Micro position adjustments

Does anyone notice some big sound changes from some small movements to the position of furniture or equipment/television positioned between your speakers?

For example, if I toe-in my tv or my preamp (that sits just between and below tweeter level of my ProAc Studio 200s) less than one degree, my center image becomes much larger, also comes forward.....and midbass to lower midrange is fuller. Bringing either or both back outward...again, even just a degree or less makes the soundstage more distant and images smaller.

Another  one.....pulling my equipment rack forward/back.....or moving my corner bass traps a mere 1/8” can change my system’s bass response and apparent overall timing.

This all to a degree similar to replacing a component.....

Now, my system is across the short wall of a 13’ x18’ room.....so this is probably affecting a lot of wall reflections etc....

Everything matters.  IF you can hear a difference, that is.
When you can hear a difference, then it makes a difference.

Do you notice a change in sound after vacuuming the carpet?
Changing the humidity in the room?
Adding/removing lighting devices?  Having them on or off?
Wiping down the walls (anti-static fluid)?

You may want to read Jim Smith's "Get Better Sound."
He maintains there should be nothing between the speakers...
I’ve always suspected.....and assumed humidity would affect speakers especially (anyone with a guitar knows how their neck changes and expands in summer humidity vs. winter dry air)....enclosures and drivers would change mass etc.
Hard to get a grip on that though since it happens over weeks/months.......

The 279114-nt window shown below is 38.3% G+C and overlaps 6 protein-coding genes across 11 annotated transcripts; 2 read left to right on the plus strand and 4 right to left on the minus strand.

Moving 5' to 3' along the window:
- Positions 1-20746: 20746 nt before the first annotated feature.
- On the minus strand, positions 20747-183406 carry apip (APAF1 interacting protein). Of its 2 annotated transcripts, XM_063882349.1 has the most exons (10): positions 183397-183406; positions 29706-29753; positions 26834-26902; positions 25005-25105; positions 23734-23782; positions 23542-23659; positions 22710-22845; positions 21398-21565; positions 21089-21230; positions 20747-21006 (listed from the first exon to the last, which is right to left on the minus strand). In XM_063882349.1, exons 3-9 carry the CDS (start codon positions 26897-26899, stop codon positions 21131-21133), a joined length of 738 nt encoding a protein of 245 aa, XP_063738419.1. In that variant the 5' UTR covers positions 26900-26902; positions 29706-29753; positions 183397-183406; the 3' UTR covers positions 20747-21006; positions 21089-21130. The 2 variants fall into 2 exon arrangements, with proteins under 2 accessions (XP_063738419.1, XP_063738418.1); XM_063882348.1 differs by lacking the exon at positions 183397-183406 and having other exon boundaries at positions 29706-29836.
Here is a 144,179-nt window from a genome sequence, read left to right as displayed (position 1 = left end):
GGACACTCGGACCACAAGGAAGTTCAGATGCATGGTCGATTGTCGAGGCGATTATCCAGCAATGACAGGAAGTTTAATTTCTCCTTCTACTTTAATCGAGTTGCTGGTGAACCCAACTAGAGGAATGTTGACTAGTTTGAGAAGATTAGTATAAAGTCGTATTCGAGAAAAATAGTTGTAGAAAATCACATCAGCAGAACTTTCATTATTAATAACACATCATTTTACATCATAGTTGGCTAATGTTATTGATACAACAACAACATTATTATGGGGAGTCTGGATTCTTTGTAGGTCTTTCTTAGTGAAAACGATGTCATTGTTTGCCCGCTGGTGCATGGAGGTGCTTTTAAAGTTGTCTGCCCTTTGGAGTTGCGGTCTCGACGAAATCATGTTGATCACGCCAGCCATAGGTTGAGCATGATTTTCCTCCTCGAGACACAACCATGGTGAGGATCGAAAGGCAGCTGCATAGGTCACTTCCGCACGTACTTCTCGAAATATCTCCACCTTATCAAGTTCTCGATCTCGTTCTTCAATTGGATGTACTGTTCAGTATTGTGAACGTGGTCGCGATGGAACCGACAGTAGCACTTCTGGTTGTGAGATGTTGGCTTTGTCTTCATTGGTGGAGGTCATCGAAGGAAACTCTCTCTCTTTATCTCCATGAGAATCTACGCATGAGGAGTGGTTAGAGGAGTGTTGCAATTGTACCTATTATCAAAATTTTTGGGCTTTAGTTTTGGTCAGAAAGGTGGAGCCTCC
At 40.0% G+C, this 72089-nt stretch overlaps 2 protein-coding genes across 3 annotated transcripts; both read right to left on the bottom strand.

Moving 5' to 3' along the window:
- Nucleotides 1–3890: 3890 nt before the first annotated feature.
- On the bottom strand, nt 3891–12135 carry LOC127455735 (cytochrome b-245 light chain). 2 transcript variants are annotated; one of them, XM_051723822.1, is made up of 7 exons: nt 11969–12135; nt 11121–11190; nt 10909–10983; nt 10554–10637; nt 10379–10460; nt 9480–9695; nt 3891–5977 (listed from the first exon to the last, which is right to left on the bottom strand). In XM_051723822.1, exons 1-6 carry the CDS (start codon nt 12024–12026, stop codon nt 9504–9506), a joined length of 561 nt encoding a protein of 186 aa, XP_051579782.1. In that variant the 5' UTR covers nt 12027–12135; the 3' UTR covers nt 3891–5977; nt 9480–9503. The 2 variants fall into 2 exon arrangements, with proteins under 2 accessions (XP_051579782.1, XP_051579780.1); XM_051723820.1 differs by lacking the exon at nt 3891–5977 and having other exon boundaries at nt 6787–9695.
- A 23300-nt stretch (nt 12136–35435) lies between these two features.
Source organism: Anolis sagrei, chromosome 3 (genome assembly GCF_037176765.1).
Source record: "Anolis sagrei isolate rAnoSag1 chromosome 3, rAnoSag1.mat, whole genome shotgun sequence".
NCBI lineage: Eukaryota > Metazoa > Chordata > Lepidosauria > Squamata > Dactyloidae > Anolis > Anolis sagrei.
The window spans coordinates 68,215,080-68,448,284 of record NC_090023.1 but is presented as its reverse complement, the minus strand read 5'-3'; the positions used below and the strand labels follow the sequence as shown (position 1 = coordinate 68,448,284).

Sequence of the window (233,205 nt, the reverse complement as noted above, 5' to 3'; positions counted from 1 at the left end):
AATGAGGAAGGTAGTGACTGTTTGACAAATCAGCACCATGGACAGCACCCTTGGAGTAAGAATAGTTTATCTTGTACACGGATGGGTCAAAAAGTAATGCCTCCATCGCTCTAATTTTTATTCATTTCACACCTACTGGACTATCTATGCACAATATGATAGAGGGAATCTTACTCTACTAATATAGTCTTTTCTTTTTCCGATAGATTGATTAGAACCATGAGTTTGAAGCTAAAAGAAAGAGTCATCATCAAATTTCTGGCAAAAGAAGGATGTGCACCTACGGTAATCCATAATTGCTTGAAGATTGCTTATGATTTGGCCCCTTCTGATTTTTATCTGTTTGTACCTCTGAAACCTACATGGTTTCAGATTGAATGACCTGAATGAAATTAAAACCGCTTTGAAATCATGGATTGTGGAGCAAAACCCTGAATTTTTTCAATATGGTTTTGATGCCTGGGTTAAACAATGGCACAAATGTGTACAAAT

Change after vacuuming the carpet...😮😮😮🤣🤣......you’re probably right, anything is possible!
toe in and out is critical. finding the best room balance location is critical. most speaker manufacturers have recommendations based on the speaker design as to the ideal approach relative to the listening position.

but once you think you are close; try laser aiming and leveling. we call it ’stereo’ since it’s 2 speakers providing one soundstage. the balance of these two speakers determines the precision and tonal balance you hear.

the taller your speakers are the more this matters as the drivers are then more prone to be out of alignment. i have twin 7 foot tall towers where this process is critical for optimization.

there are devices you can purchase that can be attached to the face of a speaker that will allow you to exactly aim the speaker. also to level the speaker sitting on top. it’s spins around indicating the top is level.

you get a tripod with a piece of paper with a crosshair at the spot for your ears. once the speakers are known to be located at the exact same distance then the trick is precise aiming.

of course; it helps to also center your speakers exactly if your room is symmetric. i have a symmetric room with a piece of tape on my hardwood floor precisely measured down the center line which helps to measure the speaker position, but also when i’m listening it allows me to ’sight’ down the center for critical listening times.

you spend all this money on gear, and spend lots of time listening. this last little effort does pay constant dividends in what you hear.

wall. ceiling and floor treatments are a whole separate question. but every stereo system benefits from perfect alignment.
I’m one who doesn’t believe equipment should be in between the speakers as it will negatively effect the soundstage and overall performance of the speakers. So it does not surprise me that moving equipment between the speakers has an effect. My rack is to the side. 

On the other hand, yes, even small adjustment to the speakers themselves can can substantial changes; width, dimension from the front wall, toe-in, etc. without equipment between.